The cast of The 100 posing dramatically and looking grimy.
Photo Credit: Frank Ockenfels 3/The CW.

Our columnist can't get enough of The CW's addictive apocalyptic series The 100.

By Emily Hirshey

I've been receiving fervent recommendations to watch The 100 for ages, so when I got the opportunity to binge it, I was stoked. Until I realized the reality of my mission: 58 episodes (approximately 2,320 minutes sans commercials) in one week.

I suddenly felt daunted and overwhelmed by the commitment I was making to this post-apocalyptic series on The CW, and felt that the only way to attack it head-on would be to complain to as many people as possible about the extremely arduous task at hand.
Vibrant pink smoke clouds surround a soldier in a gas mask with an automatic rifle.

Photo Credit: Cate Cameron/The CW.

After a 97-year exile in space, the human race returns to a wildly transformed Earth in Season 1 of The 100.

"What are you doing this weekend?" a friend asked.

"I have to watch TV the whole time and I'm dreading it," I moaned, practically fainting mid-sentence.

"That actually sounds relaxing," the friend responded.

"You don't understand. There's a complicated plot and a bunch of characters. I have to pay attention. I might even have to take notes. There's a real possibility this will kill me," I explained, before my friend deleted me from her phone.

Kane, Abby, and Jaha pose dramatically on board the space station.

Pictured (L-R): Henry Ian Cusick as Kane, Paige Turco as Abby, and Isaiah Washington as Chancellor Jaha on The 100.

Photo Credit: Joe Magnani /The CW.

Of course, what doesn't kill you (duh, it's television) makes you stronger (at complaining). So here I am to tell you all about the time I ran (sat) a marathon and lived to tell the tale.


As I begin this journey, I realize I know literally nothing about this show other than that my friends like it and it has something to do with the apocalypse. I quickly learn that about 100 (!) years ago, the earth was destroyed in a nuclear war, and the survivors live on a giant space station called The Ark.

Because supplies are dwindling, the leaders of The Ark send 100 (!) juvenile (hot) prisoners down to earth to determine whether it's survivable.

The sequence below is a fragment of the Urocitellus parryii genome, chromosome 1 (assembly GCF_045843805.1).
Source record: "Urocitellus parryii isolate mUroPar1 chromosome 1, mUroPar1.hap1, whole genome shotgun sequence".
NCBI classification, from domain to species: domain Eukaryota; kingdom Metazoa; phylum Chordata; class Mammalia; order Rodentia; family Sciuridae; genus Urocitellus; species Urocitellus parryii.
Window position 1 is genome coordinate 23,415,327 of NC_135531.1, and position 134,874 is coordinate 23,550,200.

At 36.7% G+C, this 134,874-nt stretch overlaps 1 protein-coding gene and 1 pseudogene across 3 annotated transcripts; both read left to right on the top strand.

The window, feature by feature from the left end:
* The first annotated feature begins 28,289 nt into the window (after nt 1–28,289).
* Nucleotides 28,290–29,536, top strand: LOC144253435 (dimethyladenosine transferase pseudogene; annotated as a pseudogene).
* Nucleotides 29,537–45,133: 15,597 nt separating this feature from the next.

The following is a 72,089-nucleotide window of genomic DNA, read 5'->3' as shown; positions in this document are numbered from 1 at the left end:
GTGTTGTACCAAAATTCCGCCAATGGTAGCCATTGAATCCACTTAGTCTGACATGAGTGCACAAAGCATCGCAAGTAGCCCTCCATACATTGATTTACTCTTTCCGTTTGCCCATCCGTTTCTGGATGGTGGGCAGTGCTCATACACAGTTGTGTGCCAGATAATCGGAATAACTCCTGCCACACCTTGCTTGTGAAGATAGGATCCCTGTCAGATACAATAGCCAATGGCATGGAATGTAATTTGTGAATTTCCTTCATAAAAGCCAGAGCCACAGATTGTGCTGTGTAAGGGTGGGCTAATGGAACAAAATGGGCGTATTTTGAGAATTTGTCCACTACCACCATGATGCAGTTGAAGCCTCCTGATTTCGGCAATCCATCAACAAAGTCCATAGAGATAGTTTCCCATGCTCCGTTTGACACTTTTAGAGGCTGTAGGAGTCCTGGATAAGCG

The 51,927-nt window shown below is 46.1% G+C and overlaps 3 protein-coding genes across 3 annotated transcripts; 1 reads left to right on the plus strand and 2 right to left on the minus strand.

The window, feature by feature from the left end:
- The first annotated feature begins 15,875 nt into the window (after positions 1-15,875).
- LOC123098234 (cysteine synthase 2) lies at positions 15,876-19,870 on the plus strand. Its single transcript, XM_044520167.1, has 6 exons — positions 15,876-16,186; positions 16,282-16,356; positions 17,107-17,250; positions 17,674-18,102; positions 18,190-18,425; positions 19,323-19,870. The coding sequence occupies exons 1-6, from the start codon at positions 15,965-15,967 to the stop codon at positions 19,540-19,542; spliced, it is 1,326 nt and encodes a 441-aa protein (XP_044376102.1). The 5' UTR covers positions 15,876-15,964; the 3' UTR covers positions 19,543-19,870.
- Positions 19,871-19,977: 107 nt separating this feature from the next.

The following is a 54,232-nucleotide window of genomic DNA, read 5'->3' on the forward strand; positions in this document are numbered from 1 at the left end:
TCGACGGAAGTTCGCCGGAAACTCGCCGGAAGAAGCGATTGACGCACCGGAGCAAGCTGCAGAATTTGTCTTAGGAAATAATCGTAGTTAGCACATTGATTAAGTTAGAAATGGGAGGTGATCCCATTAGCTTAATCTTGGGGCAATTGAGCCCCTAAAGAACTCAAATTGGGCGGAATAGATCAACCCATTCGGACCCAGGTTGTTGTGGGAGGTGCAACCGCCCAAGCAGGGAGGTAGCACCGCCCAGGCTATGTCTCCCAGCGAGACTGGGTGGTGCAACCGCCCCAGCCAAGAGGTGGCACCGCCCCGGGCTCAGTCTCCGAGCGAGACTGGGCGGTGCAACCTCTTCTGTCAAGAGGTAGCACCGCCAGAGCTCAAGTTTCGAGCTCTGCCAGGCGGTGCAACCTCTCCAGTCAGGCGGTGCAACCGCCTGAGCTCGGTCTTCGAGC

A grimy man looks dour while wearing a sword strapped to his back.

Ricky Whittle as Lincoln on The 100.

Photo Credit: Diyah Pera/The CW.

Spoiler alert: It is... if you can survive two-headed deer, eel monsters, acid fog, warring earth factions (Grounders and Tree People and Reapers, oh my!), biological warfare, being locked in a cage so your blood can be harvested, and, oh yeah, another impending nuclear catastrophe.

A somber faced man glares from within a thick beard and facial tattoos.

Ty Olsson plays Nyko, one of the "Tree People" post-apocalypse survivors on The 100.

Photo Credit: Diyah Pera/The CW.

I watch the first season in awe of the physical and mental strength of the main character, Clarke (Eliza Taylor), who manages to survive everything thrown at her. I am 100 percent certain I would've died, like, 1,000 times per episode. I can't fight or throw spears or fix spaceships or make fire. I couldn't decide where I wanted to order lunch from today so I just didn't eat.
Eliza Taylor leans against a moss covered tree.

Eliza Taylor as Clarke on The 100.

Photo Credit: Cate Cameron/The CW.


I took a binge break to attend the 2nd Annual Los Angeles Women's March, and it's really given me a new perspective. Not that I now think I would survive the apocalypse by any means—I needed to buy myself Advil and a Gatorade after marching 0.9 miles—but I'm newly aware of how insanely badass the chicks on this show are.

Lindsey Morgan looks out from behind a space station airlock window.

Lindsey Morgan as Raven on The 100.

Photo Credit: Robert Falconer/The CW.

There's Clarke, our hero, who regularly fends off danger and who killed her own boyfriend to save her people; Raven (Lindsey Morgan), the expert mechanic who overcomes torture, loss of limbs, and a seizure disorder to save the ENTIRE HUMAN RACE; and Octavia (Marie Avgeropoulos), the fearless warrior who voluntarily enters a gladiator-like fight to become the supreme commander of EVERYONE ON EARTH.

Marie Avgeropoulos looks to side with extreme facial dirt.

Marie Avgeropoulos as Octavia on The 100.

Photo Credit: Cate Cameron/The CW.

And that's only three of the many rock star, take-no-prisoners (though sometimes they take actual prisoners) lady fighters on The 100. It's truly inspiring.

"Women can do anything," I text my husband, as I polish off my second bottle of wine before passing out at 9:28 p.m.

Adina Porter looks off into the distance while showcasing her facial tattos and extensive scars.

Adina Porter as Indra on The 100.

Photo Credit: Cate Cameron/The CW.


By the time I'm finally done with my binge, I have six tabs open on my computer: a New York Times article titled "How to Survive The Apocalypse," a wikiHow article titled "How to Survive an Apocalypse" with pictures so I can read it, a French braiding YouTube tutorial (a large part of Octavia's badassness is the increasing complexity of the braids on her head), a sign-up window for an overpriced boxing class so I can fight enemy combatants, a Nike shopping cart filled with spandex to wear to aforementioned boxing class (because my main enemy is exercise itself), and the "Find a Doctor" tool on the Kaiser Permanente website. Because I think I have the flu. From sitting in a room by myself. Women can do anything, you guys.

Originally published in Watch Magazine, May-June 2018.

The 100 airs Wednesdays at 8/7c on The CW. Stream free on Thursdays only on The CW.